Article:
Sustain Dev: Global to Local
Sustainable Development: from Global to Local 2023-24
School of Environmental & Natural Sciences
Module - Semester 1 & 2
Eifiona Thomas Lane
This module will look at sustainable development which is based on effective ways of protecting the environment, prudent use of natural resources, maintenance of stable and flourishing communities where everyone’s needs are met. Thus changing and contested discourses of power, community, distinctiveness of place and social progress will also be considered along side effective environmental planning and management methods. These entail specific examples of tools applied for working towards, managing and monitoring sustainability will be presented e.g. Footprint analysis, Eco Systems services and specific case studies where these have and are being applied will be utilised from real contrasting geographical areas. The module will draw on existing community energy, regeneration and tourism-related initiatives at local, regional and national level and provide critical commentary on their relative effectiveness and lessons learnt relating to sustainability. In order to examine strategic economic activity within the scope of sustainability theoretical discussion of several contexts will be examined in detail e.g. Local Food Initiatives, Sustainable Tourism, Sustainable Agriculture. This will include the basic global principles of sustainable tourism and how these have been variously applied in different contexts through charters and protocols. The development of the concept of sustainability will be examined in a general introduction to the changing population, resource technological and development debate. The economic theories relating to the wise management of natural resource will be explored along with the notion of governance for sustainable development involving international actors as well as exploring the relationships between TNC’s and Campaigning groups. Students will be consier specific case study scenarios involving techniques currently used by local sustainability practitioners and individually in quantitative assessment. In past years some of these projects will involve community organisations local to North Wales. This will include consideration of the mode of delivering sustainable development in protected areas eg Mon AONB or Clwydian Range and Dee Valley Area of Outstanding Natural Beauty as a potential model approach to a sustainably managed protected area which emphasises high environmental quality and adding value and appreciation through integrated land use and activity management.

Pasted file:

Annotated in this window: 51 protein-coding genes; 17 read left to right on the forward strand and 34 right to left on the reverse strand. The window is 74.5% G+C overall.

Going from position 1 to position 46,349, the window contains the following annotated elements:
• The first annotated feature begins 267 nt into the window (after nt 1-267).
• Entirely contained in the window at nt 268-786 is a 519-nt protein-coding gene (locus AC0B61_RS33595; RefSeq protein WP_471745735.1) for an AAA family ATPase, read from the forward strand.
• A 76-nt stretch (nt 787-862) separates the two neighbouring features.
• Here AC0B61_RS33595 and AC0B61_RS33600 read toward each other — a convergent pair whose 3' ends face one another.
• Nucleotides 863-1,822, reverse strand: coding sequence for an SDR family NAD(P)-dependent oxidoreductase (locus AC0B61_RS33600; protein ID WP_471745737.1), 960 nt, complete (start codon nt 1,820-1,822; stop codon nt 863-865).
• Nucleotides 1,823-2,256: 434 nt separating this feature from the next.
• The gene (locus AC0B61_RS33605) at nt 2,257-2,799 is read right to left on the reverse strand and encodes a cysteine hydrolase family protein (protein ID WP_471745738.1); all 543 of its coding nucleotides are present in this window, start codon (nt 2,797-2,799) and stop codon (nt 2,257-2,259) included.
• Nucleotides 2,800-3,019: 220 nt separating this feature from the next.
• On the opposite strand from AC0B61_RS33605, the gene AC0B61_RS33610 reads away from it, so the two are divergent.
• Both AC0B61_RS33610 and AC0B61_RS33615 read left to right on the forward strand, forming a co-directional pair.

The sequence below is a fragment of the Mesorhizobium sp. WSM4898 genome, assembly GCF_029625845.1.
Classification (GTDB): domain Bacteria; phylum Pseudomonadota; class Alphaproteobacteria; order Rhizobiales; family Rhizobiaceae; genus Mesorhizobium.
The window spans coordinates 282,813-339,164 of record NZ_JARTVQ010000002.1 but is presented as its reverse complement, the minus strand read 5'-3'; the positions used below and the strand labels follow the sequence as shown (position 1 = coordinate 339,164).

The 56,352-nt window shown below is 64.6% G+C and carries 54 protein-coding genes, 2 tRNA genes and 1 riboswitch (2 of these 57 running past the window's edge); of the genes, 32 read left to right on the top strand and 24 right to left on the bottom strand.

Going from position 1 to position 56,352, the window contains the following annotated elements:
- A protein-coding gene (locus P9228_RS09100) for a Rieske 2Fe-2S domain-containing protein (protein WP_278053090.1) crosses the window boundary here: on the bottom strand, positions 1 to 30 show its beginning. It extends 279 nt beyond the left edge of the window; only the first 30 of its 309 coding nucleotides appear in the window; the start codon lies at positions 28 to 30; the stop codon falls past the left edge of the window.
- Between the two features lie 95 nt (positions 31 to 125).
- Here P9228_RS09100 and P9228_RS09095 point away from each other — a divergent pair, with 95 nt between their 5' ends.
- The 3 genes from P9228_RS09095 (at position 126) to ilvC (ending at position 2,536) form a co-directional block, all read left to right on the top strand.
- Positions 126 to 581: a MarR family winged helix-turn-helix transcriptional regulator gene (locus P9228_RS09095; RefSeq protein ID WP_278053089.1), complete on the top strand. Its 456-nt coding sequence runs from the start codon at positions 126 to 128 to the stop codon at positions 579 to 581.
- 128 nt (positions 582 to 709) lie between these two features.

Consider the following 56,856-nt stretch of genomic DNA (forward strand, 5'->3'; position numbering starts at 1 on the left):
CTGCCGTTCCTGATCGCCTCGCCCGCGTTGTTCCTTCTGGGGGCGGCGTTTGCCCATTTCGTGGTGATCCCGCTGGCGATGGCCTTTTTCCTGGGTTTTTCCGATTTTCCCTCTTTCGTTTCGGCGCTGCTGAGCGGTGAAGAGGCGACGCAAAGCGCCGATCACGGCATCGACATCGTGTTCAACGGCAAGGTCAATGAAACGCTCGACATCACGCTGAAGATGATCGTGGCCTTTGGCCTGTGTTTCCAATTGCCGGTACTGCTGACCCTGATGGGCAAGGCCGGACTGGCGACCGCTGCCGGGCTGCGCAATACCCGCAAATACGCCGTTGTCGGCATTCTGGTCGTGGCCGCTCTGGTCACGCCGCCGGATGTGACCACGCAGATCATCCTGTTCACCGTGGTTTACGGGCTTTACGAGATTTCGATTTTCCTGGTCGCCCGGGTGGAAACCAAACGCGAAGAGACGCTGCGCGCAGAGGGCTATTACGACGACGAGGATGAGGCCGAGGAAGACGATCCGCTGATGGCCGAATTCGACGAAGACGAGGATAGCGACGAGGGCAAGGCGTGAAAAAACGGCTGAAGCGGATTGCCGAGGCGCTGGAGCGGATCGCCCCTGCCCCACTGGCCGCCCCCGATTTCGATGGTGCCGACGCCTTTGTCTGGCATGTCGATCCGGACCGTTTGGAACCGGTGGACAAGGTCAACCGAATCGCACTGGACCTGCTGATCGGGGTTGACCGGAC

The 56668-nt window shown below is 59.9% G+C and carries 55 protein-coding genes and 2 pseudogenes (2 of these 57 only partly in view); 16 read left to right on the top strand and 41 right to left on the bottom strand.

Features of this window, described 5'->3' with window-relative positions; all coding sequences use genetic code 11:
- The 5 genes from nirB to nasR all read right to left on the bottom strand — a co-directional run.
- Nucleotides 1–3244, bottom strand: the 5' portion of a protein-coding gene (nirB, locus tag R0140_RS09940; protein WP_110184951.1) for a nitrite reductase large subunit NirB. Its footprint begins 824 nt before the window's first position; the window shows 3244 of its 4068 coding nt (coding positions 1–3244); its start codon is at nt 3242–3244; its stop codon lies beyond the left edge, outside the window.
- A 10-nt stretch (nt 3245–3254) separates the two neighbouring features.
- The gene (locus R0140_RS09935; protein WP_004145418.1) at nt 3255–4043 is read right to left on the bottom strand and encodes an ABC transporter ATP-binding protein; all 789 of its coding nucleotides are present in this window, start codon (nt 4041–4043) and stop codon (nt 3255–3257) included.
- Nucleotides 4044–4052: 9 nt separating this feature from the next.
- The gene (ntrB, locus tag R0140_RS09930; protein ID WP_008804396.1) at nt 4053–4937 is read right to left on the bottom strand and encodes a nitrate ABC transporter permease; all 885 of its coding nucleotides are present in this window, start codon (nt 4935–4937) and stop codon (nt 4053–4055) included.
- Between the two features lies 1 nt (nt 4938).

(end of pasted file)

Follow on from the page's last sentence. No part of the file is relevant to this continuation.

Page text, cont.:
-threshold -Threshold (Standard Pass: D– to D+)a.No major omissions or inaccuracies in the deployment of information/skills.b.Some grasp of theoretical/conceptual/practical elements.c.Integration of theory/practice/information present intermittently in pursuit of the assessed work's objectives.d.Use of primary literature.
-good -Good (Average to high standard Pass: C– to B+)a.Much or most of the relevant information and skills accurately displayed.b.Good/adequate grasp of theoretical/conceptual/practical elements.c.Good/fair integration of theory/practice/information in the pursuit of the assessed work's objectives.d.Evidence of the use of creative and reflective skills.e. Critical use of primary and other literature cited in the lecture.
-excellent -Excellent (Excellent standard First Class: A– to A**)a.An outstanding performance, exceptionally able.b.The relevant information accurately deployed.c.Excellent grasp of theoretical/conceptual/practice elements.d.Good integration of theory/practice/information in pursuit of the assessed work's objectives.e.Strong evidence of the use of creative and reflective skills.f.Critical use of literature beyond that cited in the lecture.
- Appreciate the differing geographical contexts where this notion of development may be applied.
- Describe a range of methods and tools used in the managing and monitoring of sustainability, e.g. water
- Develop soft project management skills and knowledge involved with sustainable development practice
- Experience and recall lecture based and field based evidence of specific contexts of sustainable resource management e.g. energy, tourism, eco systems services
- Understand and apply field research techniques such as conducting resource audits, consulting with key stakeholders, understanding human impact and other activity data and trend analysis in order to develop strategic and sustainable area and regional action plans .
- Understand how both scientific knowledge and socio economic understanding is applied to the wise management of different types of resources at community and /or global and local scale.
- Understand the origin of the theory of sustainable development
Exam (Centrally Scheduled)
The assessment combines the testing of practical skills in relation to the Water Evaluation And Planning (WEAP) System software, as well as assessment of understanding of key water resource management concepts. Part 1 of the assessment requires demonstration of the successful input and manipulation of data in WEAP, and understanding of the software’s workings, by the inclusion of several graphical outputs from the software. Part two of the assessment is three short-answer questions totaling 1,700 words, to test understanding of the software outputs and the key concepts covered in relation to water resource management and allocation.
Assignment Semester 1